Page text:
HSBC said 96.6 percent of shares had been taken in the offer and it was expected to sell the leftover 172.7 million shares not taken up -- or the rump -- early on Monday.
By 3:50 a.m. EDT its London-listed shares were up 4.1 percent at 452.25 pence, one of the strongest performers in a firmer European bank sector, despite the placing.
The markedly improved global investor sentiment post-G20 and the slew of strong U.S. data in recent days have helped HSBC to a great extent, said Alex Tang, research director at Core Pacific-Yamaichi International. Tang called the response to HSBC's cash call excellent.
Its Hong Kong stock was up 5.2 percent at HK$52, its highest level since it announced the cash call on March 2. The shares have soared 62 percent from the 14-year lows of HK$30.55 hit four weeks ago.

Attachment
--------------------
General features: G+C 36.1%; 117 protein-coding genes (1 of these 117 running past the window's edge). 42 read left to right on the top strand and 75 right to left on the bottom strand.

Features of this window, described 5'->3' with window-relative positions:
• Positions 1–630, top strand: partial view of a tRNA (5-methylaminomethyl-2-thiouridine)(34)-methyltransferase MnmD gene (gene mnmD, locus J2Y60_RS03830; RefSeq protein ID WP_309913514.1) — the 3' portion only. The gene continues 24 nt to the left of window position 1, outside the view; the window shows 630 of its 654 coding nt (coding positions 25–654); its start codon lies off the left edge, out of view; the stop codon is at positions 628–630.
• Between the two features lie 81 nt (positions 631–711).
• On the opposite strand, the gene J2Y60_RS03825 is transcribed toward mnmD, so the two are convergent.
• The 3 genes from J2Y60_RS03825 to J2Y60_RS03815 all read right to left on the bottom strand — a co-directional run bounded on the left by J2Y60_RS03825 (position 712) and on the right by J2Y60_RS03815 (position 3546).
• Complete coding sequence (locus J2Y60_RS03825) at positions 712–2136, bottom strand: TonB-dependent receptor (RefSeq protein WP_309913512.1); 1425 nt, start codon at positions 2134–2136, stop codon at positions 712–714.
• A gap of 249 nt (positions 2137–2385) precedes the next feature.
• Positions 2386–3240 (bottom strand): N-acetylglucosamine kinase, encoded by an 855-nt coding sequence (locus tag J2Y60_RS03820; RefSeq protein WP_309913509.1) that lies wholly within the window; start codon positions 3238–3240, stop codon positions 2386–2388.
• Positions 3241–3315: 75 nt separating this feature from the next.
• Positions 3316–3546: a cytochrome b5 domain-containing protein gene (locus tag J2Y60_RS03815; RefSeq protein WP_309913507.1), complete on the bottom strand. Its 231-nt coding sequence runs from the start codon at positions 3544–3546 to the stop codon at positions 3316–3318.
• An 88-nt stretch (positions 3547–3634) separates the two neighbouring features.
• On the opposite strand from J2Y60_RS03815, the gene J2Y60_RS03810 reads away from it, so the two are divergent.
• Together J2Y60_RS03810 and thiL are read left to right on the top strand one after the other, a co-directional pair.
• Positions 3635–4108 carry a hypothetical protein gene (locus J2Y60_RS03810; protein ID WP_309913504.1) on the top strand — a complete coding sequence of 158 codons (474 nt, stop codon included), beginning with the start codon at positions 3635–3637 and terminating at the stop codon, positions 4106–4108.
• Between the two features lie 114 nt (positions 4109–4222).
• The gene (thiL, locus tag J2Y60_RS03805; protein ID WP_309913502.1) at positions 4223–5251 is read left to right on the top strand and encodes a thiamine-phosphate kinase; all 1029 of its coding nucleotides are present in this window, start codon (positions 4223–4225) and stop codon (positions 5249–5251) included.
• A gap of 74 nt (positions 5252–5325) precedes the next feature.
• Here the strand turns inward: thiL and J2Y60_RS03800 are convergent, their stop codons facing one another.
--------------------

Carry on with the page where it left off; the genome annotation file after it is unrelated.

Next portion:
Europe's biggest bank said on Sunday that demand in Hong Kong -- where HSBC is a market darling and referred to as big elephant -- was 98.2 percent.
It was clear from the start of the process there was a lot of interest both institutionally and from the retail investors in Hong Kong so it was pretty well underpinned, said Alex Potter, analyst at Collins Stewart in London.
Potter said the bank faces more problems in the United States and conditions are likely to worsen in Asia, although the price could mark a very good entry point for long-term investors, and the rights issue will help it continue to take market share from rivals.
(Reporting by Parvathy Ullatil in Hong Kong and Steve Slater in London; Editing by Muralikumar Anantharaman and Jon Loades-Carter)